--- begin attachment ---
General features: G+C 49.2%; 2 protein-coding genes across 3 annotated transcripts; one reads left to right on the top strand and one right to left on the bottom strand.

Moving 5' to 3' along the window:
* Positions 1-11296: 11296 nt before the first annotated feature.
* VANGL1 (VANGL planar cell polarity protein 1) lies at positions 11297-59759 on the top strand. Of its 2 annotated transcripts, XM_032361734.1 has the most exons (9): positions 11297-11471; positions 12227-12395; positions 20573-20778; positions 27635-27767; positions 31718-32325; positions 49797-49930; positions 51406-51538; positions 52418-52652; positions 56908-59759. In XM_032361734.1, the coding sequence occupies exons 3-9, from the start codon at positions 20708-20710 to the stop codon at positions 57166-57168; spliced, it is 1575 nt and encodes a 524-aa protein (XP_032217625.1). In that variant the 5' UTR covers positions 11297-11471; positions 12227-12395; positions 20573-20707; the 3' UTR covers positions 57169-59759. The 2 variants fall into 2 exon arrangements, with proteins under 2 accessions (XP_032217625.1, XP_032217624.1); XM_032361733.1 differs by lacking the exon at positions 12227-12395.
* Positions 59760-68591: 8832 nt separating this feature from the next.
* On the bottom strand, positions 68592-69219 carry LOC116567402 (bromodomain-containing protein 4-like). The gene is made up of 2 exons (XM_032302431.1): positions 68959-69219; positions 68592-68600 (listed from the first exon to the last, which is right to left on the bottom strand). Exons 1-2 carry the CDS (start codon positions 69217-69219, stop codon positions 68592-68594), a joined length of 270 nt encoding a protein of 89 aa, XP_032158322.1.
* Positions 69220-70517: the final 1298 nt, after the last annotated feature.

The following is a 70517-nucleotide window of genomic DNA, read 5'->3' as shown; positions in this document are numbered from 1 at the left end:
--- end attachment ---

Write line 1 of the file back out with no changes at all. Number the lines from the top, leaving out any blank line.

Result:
General features: G+C 49.2%; 2 protein-coding genes across 3 annotated transcripts; one reads left to right on the top strand and one right to left on the bottom strand.